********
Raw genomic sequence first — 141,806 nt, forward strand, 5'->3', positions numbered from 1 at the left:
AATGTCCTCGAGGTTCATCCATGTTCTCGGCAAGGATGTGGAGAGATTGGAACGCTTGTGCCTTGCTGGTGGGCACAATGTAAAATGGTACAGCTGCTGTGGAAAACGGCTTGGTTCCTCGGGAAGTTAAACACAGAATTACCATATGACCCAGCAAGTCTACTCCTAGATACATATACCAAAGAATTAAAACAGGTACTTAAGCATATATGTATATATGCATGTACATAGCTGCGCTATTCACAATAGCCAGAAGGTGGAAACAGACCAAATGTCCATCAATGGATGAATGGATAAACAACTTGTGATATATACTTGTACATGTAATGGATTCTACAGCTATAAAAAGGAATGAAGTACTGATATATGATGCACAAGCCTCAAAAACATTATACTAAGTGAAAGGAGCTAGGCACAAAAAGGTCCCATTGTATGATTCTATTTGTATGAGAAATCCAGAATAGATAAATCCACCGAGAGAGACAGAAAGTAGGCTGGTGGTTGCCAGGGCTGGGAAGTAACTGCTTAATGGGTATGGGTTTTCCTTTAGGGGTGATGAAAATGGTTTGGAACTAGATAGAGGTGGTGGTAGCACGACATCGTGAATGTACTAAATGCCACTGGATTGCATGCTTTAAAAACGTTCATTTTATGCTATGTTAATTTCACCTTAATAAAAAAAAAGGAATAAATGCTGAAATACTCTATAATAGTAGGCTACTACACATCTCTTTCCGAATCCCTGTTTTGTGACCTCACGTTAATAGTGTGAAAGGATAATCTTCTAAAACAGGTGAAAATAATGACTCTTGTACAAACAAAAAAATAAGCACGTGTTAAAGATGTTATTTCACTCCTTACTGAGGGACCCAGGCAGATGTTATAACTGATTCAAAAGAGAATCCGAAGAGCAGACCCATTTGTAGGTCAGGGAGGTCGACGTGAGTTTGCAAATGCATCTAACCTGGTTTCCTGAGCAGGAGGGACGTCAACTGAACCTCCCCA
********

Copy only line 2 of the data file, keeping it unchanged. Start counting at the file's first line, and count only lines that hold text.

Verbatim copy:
AATGTCCTCGAGGTTCATCCATGTTCTCGGCAAGGATGTGGAGAGATTGGAACGCTTGTGCCTTGCTGGTGGGCACAATGTAAAATGGTACAGCTGCTGTGGAAAACGGCTTGGTTCCTCGGGAAGTTAAACACAGAATTACCATATGACCCAGCAAGTCTACTCCTAGATACATATACCAAAGAATTAAAACAGGTACTTAAGCATATATGTATATATGCATGTACATAGCTGCGCTATTCACAATAGCCAGAAGGTGGAAACAGACCAAATGTCCATCAATGGATGAATGGATAAACAACTTGTGATATATACTTGTACATGTAATGGATTCTACAGCTATAAAAAGGAATGAAGTACTGATATATGATGCACAAGCCTCAAAAACATTATACTAAGTGAAAGGAGCTAGGCACAAAAAGGTCCCATTGTATGATTCTATTTGTATGAGAAATCCAGAATAGATAAATCCACCGAGAGAGACAGAAAGTAGGCTGGTGGTTGCCAGGGCTGGGAAGTAACTGCTTAATGGGTATGGGTTTTCCTTTAGGGGTGATGAAAATGGTTTGGAACTAGATAGAGGTGGTGGTAGCACGACATCGTGAATGTACTAAATGCCACTGGATTGCATGCTTTAAAAACGTTCATTTTATGCTATGTTAATTTCACCTTAATAAAAAAAAAGGAATAAATGCTGAAATACTCTATAATAGTAGGCTACTACACATCTCTTTCCGAATCCCTGTTTTGTGACCTCACGTTAATAGTGTGAAAGGATAATCTTCTAAAACAGGTGAAAATAATGACTCTTGTACAAACAAAAAAATAAGCACGTGTTAAAGATGTTATTTCACTCCTTACTGAGGGACCCAGGCAGATGTTATAACTGATTCAAAAGAGAATCCGAAGAGCAGACCCATTTGTAGGTCAGGGAGGTCGACGTGAGTTTGCAAATGCATCTAACCTGGTTTCCTGAGCAGGAGGGACGTCAACTGAACCTCCCCA